Mapping the Political Contours of Cyberspace

William Gibson coined the term “cyberspace”, for his 1982 short story Burning Chrome to create a “a narrative engine, and a territory in which the narrative could take place”. Twenty years on, cyberspace is the world’s narrative engine: and an uncharted territory to which the world is still coming to terms.

Political, industrial, and civic leaders are gathering at the Foreign Office’s London Conference on Cyberspace next week to think through the implications, opportunities and contradictions of this emerging world.

The conference will explore key themes – prosperity; social good; freedom of access and expression; cyber crime and international security – with the aim of deepening mutual understanding and beginning to outline a political, social and economic strategy to secure the benefits of cyberspace while addressing the concomitant threats to personal and national security.

The Foreign Office would like the dialogue at the event and online to be as broad as possible – and, in support of this process, Debategraph will be mapping and curating the dialogue as it unfolds live and online.

To start exploring the map – which we have seeded with the initial framework of the conference – click on the small bubbles to move deeper into the debate and on the larger bubbles to move back up.

You can gain an insight into the range and scope of the debate by watching the map evolve here, but you are welcome to add your voice to the debate online by adding new ideas and comments to the map and by rating the ideas, or by suggesting new ideas and questions via Twitter using the #LondonCyber hashtag and/or the Foreign Secretary’s Facebook channel (both of which we will be monitoring as well).

As discussed before, the whole structure of the map is like a wiki – every aspect is provisional, and open to further refinement – and everyone can add new issues, positions, arguments and evidence to the map.

The aim is to weave together all of the arguments into a rich, transparent, non-linear structure that anyone can explore and understand quickly.

As with the other maps in the The Independent series you can keep up to date with developments via @TheIndyDebate on Twitter, and you are welcome to embed the map (like a YouTube video) on your own site or blog using the code shown below:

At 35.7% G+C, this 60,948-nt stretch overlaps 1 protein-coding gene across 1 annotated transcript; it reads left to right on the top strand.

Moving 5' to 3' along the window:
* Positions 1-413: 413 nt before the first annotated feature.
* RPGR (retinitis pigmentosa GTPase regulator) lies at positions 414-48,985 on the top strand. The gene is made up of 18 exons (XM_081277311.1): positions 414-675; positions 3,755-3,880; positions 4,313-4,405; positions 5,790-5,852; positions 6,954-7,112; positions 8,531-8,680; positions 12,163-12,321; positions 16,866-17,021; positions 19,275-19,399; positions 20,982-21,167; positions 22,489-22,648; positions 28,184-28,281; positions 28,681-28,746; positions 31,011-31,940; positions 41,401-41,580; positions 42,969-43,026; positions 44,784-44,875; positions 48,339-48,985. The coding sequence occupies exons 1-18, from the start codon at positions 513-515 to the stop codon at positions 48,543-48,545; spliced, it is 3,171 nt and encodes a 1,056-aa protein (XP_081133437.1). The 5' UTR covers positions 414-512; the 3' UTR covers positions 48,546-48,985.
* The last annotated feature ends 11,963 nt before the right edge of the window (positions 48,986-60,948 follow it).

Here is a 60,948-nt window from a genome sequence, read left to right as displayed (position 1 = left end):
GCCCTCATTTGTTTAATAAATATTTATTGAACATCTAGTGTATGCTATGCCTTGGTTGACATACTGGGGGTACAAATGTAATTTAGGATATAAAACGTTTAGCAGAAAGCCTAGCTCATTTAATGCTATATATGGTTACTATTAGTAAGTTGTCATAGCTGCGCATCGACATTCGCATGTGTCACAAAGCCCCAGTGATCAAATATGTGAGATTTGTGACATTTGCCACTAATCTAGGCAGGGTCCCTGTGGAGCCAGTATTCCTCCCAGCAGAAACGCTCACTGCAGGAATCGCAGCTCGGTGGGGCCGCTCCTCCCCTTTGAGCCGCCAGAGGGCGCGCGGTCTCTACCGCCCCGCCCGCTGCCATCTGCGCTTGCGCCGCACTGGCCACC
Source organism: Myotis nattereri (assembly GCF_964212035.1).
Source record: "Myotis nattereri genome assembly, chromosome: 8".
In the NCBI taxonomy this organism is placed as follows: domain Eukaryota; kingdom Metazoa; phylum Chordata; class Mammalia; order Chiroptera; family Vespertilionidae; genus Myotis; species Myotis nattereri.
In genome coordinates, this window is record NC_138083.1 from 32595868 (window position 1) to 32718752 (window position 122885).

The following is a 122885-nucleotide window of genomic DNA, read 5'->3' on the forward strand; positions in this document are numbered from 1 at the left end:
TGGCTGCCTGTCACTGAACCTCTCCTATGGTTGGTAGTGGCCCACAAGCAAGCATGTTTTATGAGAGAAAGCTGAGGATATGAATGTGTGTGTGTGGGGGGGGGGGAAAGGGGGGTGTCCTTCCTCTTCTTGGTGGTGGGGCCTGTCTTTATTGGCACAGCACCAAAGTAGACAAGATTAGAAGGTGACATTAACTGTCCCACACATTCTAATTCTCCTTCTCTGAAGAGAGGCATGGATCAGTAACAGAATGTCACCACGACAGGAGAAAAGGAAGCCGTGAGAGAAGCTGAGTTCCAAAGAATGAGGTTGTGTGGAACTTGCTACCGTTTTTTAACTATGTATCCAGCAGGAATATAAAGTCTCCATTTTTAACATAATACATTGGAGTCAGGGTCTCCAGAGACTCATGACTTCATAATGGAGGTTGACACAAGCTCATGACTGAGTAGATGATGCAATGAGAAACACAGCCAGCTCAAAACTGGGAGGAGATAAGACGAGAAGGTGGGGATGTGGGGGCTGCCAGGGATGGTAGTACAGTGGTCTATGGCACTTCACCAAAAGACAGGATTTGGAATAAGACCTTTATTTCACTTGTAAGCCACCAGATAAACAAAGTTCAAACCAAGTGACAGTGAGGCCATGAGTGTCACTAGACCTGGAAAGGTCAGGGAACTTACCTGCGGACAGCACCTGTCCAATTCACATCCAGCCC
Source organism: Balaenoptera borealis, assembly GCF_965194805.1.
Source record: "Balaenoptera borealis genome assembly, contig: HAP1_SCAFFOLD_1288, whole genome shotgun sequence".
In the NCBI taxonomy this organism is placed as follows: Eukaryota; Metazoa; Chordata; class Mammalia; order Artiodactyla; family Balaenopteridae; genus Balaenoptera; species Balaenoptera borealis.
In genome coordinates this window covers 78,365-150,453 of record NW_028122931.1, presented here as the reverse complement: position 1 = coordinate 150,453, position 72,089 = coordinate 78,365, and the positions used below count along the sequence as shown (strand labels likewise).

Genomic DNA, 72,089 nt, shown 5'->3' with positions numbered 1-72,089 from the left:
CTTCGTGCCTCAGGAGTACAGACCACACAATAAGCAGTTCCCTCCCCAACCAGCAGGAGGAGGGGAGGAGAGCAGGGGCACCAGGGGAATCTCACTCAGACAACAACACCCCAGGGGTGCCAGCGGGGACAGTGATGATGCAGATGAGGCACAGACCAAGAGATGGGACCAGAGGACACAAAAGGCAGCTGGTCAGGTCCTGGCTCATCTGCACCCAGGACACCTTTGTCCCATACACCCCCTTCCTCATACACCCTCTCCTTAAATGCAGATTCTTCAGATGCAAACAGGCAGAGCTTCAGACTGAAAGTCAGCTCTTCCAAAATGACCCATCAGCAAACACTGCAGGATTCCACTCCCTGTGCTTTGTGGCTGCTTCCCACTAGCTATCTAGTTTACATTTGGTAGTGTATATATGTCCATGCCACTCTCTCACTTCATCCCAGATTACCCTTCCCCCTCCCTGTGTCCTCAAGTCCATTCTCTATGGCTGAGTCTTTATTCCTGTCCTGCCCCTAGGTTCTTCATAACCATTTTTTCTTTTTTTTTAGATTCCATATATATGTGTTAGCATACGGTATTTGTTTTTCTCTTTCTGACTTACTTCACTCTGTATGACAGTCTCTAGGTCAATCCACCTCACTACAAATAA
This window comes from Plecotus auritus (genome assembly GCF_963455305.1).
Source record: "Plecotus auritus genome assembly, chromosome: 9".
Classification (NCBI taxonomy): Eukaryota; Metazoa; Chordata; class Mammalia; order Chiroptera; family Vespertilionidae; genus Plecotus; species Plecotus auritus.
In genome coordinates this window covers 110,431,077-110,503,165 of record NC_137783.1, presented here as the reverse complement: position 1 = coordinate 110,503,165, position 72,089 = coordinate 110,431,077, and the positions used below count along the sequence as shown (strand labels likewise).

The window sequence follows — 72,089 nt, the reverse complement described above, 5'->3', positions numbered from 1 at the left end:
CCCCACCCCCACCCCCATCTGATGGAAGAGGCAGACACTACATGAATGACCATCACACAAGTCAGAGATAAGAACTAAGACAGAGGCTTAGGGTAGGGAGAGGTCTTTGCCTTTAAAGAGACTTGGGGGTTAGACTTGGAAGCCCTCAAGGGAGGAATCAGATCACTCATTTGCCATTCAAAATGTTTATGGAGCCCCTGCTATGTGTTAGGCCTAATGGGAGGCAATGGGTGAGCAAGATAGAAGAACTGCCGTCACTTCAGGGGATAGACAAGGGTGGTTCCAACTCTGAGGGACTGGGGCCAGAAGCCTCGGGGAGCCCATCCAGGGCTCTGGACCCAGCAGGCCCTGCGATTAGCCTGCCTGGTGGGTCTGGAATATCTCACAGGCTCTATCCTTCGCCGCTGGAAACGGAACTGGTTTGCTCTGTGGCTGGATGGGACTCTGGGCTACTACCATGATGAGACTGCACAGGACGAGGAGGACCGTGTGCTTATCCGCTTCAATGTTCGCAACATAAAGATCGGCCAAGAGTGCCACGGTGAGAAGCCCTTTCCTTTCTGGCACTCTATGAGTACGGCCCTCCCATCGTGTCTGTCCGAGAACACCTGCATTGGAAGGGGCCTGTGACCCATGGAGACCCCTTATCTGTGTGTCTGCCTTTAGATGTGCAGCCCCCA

<iframe src=’http://debategraph.org/Flash/fv.aspx?r=121532&sc=smalll’ frameborder=’0′ width=’480′ height=’500′ scrolling=’no’></iframe>

*Cross-posted at: The Independent

Mapping the Amsterdam Declaration

The World Congress on Information Technology 2010, which began in Amsterdam earlier today, brings together over 2,000 leading figures from industry, government, and academia from over 90 countries to address the global challenges of economic, environmental and social development.

The speakers include: Paul Otellini(Intel), Stephen Elop (Microsoft), Pierre Hessler (Capgemini) , Michael Fries (Liberty Global), Neelie Kroes (Commissioner Digital Agenda European Commission), Martin Lees (Secretary-General Club of Rome), Francisco Ros Perán (Secretary of State for Telecommunications, Spain),  Tony Clement (Canadian Minister of Industry), Datuk Seri Ongkili (Federal Minister of Science, Technology and Innovation, Malaysia), Kumar Parakala (KPMG), Peter Sondergaard (Gartner), Virginia Rometty (IBM), Sachin Pilot (Ministry of Communications and Technology, India), Maria van der Hoeven (Minister of Economic Affairs, Netherlands), Sylvia Roelofs (ICT-Office), and William Kennard (US Ambassador to the European Union).